Steven Matz and good fortune versus good pitching

Steven Matz allowed just one earned run over 6.2 IP in the Mets’ win Saturday night. It was the fourth Quality Start in the last five games for Matz. And the one outing where he didn’t register a QS in that span he was well on his way before being sidetracked by a blister problem. In that game, he allowed just one hit over three scoreless innings before he had to come out of the game.

If you were just to look at his season line of 3-4 with a 3.31 ERA, you’d probably conclude that Matz has suffered from some of the same lack of run support as Jacob deGrom. And while that’s true to a certain extent, it’s hard to compare anyone to what deGrom has gone through. Plus, while Matz has pitched fine recently, he had troubles earlier in the year and his peripherals overall paint a much different picture.

While his 3.31 ERA looks swell, Matz checks in with a 5.04 FIP. He has an elevated strand rate, an elevated HR rate and just a .244 BABIP, all contributing to the difference between his ERA and the estimator. The HR rate is especially troublesome, as Matz has turned in a career-best 52.5 GB%. It’s hard to believe that a guy that induces that many grounders has surrendered 11 HR in 65.1 IP but that’s where we are.

The good news is that in his last five games, covering 28.2 IP, Matz has given up just two homers.

Still, his ERA is far-outstripping the estimators. Over those last five outings, Matz has a 1.88 ERA but a 3.99 FIP and a 4.38 xFIP. This isn’t a huge surprise as he’s stranding nearly every runner that gets on base with a 90.1 LOB%. But the one thing we haven’t talked about that factors into the estimators is his K/BB ratio.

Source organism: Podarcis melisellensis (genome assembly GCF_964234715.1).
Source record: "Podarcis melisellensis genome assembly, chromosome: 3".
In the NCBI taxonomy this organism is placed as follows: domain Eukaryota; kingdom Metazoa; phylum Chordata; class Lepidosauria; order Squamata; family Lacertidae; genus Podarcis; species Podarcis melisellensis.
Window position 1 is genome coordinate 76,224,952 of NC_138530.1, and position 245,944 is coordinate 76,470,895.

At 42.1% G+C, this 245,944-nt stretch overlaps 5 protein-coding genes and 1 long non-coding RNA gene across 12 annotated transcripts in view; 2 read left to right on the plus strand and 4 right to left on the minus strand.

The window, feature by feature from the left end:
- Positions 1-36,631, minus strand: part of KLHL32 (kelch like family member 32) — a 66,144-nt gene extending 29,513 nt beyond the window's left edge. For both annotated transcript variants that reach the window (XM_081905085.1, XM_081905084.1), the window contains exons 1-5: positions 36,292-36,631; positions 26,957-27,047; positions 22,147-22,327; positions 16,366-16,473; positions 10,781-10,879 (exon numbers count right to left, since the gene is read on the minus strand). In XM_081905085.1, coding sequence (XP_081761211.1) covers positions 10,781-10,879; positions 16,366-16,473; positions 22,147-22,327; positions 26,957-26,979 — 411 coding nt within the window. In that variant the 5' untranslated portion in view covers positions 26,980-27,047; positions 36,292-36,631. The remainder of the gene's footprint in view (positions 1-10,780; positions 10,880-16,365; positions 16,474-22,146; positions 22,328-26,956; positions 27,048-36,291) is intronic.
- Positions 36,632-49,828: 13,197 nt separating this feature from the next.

For the season, Matz has a 2.04 K/BB ratio and even during his recent span of good pitching, that mark is just 1.8, with 12 BB and 21 Ks. The average rate of all NL pitchers this year is 2.54 and it’s 2.61 for starting pitchers. For a comparison, deGrom has a 4.91 K/BB rate. There are 56 pitchers who’ve amassed at least 60 IP in the NL so far this year. Matz’ 2.04 K/BB ratio ranks 45th.

We’re all infatuated with the idea of a pitcher who keeps his pitch count low by eliminating walks and getting batters to swing early in the count to get outs on weak contact rather than strikeouts. But it’s really hard to succeed that way over an entire season rather than a subsection of five starts. Matz doesn’t have an elite strikeout rate and he’s not compensating with a super-low walk rate, either.

Among qualified pitchers last year in the NL, only Gio Gonzalez and Lance Lynn were able to succeed with a sub-par K/BB rate. Gonzalez had a 2.38 K/BB rate and a 2.96 ERA and Lynn had marks of 1.96 and 3.43, respectively. Much more common would be results like Julio Teheran, who had a 2.10 K/BB rate and a 4.49 ERA.

The beauty of the estimators is that they do a fabulous job of stripping away good fortune and give you a better sense of how the pitcher has performed in a small sample than ERA does. Additionally, if you compare ERA and FIP in one year, you’ll typically see that a pitcher will have an ERA in the following season in the direction of his FIP. So, if a pitcher in Year A has an ERA of 3.43 and a FIP of 4.82, we’ll expect his ERA in Year B to go up. Those were the 2017 numbers for Lynn, who so far in 2018 has a 4.98 ERA.

Right now, Matz is pitching well and all Mets fans should be happy with that. Beggars can’t be choosers and the team is in desperate need right now for someone besides deGrom to provide good outings on a consistent basis. But you can be grateful for the results and leery for the prospects of receiving similar production going forward based on data rather than gut feelings.

Matz has the stuff to succeed in the majors. But it sure would be nice to see more strikeouts and fewer walks to go along with that terrific GB%. We’ve seen him curb the homers that were plaguing him earlier in the season. Now we need to see the same thing with his walk rate. Prior to this season, Matz has done an excellent job in limiting free passes. He entered the 2018 season with a 2.3 BB/9. But for whatever reason, his walk rate has spiked to a 3.9 rate this year.